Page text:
We used a tough, tight mesh, galvanized steel chicken wire when we built our coop and we’ve yet to have a visit from any foxes. It may seem over the top, being fussed about chicken wire, but trust us, you want your coop to be well protected.

Cheap chicken wire will cost around 50 pence per meter compared to a stronger alternative which costs around double. Still, the expense is minimal when taking into consideration the extra strength and value that the chicken wire provides.


Screws are the cheapest part of the whole build, just ensure that you have multiple sizes of screws and they are good quality. Cheap screws may end up rusting resulting in the heads of the screws becoming flat and difficult to take out.

This is important because if you ever decide to move your coop, you want to be able to dis-assemble it instead of having to break the entire structure.

A small garden shed

A shed will cost you nothing if you already have one in your garden, however, the price of an average small garden shed will be around £130-150.

The best thing about using a garden shed instead of a store-bought chicken coop is the versatility and flexibility that it provides, you make whatever modifications you need to suit your hens.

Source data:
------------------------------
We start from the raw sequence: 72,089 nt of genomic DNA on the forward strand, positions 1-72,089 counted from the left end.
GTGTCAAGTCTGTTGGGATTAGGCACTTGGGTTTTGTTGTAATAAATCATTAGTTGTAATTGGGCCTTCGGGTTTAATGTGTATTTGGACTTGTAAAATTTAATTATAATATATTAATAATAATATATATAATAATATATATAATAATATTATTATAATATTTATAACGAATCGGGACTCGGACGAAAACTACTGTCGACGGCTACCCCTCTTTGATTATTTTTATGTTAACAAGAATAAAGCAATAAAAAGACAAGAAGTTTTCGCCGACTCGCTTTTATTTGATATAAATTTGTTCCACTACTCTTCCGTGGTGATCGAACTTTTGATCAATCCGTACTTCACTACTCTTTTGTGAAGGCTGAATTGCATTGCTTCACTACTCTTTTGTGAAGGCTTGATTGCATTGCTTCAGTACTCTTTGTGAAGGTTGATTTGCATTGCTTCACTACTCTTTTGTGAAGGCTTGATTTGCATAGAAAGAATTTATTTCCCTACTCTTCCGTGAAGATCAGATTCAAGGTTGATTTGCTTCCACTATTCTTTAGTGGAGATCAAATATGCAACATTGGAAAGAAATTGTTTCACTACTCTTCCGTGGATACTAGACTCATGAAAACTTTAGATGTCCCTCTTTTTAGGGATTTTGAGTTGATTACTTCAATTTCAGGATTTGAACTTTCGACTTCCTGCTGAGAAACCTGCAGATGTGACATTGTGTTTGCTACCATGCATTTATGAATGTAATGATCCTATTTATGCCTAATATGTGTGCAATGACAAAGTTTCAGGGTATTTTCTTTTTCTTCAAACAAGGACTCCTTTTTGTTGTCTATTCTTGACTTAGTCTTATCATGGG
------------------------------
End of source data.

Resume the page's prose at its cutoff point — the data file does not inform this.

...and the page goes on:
Another advantage of having a garden shed as a chicken coop is the size, the difference from a store-bought coop is massive. There are a couple of benefits of having a coop this size.

Firstly, the chickens are able to roost high on roosting poles in the shed which is a much more effective way of using the space within the coop and it makes cleaning the coop much easier as you can just sweep out all the old bedding.

Roosting bars

If you’re going to be building a coop, you’ll need to make a place for the chickens to sleep, we found the most space-efficient and practical method to be using roosting bars.

Roosting bars are basically just round pieces of wood drilled inside the chicken coop, the chickens perch on these bars when they sleep and go down to their nesting boxes when they want to lay eggs.